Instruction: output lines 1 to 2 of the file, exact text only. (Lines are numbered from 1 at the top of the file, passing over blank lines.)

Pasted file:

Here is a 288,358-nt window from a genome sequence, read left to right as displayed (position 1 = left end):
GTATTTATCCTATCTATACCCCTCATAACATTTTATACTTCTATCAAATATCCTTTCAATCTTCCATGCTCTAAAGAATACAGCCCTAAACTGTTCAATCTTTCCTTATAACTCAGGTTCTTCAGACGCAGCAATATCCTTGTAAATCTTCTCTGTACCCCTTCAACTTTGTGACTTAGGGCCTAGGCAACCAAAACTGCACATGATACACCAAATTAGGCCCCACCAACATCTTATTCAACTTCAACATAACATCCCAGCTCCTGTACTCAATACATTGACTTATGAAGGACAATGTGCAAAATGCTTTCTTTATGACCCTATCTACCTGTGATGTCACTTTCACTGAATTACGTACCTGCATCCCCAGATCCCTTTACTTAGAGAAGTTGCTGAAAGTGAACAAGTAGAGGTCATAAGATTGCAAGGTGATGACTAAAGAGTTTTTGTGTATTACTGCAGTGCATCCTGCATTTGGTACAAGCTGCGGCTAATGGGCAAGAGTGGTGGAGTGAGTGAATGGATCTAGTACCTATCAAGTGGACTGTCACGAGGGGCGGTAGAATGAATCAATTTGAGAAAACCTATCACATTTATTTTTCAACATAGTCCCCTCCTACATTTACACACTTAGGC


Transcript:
Here is a 288,358-nt window from a genome sequence, read left to right as displayed (position 1 = left end):
GTATTTATCCTATCTATACCCCTCATAACATTTTATACTTCTATCAAATATCCTTTCAATCTTCCATGCTCTAAAGAATACAGCCCTAAACTGTTCAATCTTTCCTTATAACTCAGGTTCTTCAGACGCAGCAATATCCTTGTAAATCTTCTCTGTACCCCTTCAACTTTGTGACTTAGGGCCTAGGCAACCAAAACTGCACATGATACACCAAATTAGGCCCCACCAACATCTTATTCAACTTCAACATAACATCCCAGCTCCTGTACTCAATACATTGACTTATGAAGGACAATGTGCAAAATGCTTTCTTTATGACCCTATCTACCTGTGATGTCACTTTCACTGAATTACGTACCTGCATCCCCAGATCCCTTTACTTAGAGAAGTTGCTGAAAGTGAACAAGTAGAGGTCATAAGATTGCAAGGTGATGACTAAAGAGTTTTTGTGTATTACTGCAGTGCATCCTGCATTTGGTACAAGCTGCGGCTAATGGGCAAGAGTGGTGGAGTGAGTGAATGGATCTAGTACCTATCAAGTGGACTGTCACGAGGGGCGGTAGAATGAATCAATTTGAGAAAACCTATCACATTTATTTTTCAACATAGTCCCCTCCTACATTTACACACTTAGGC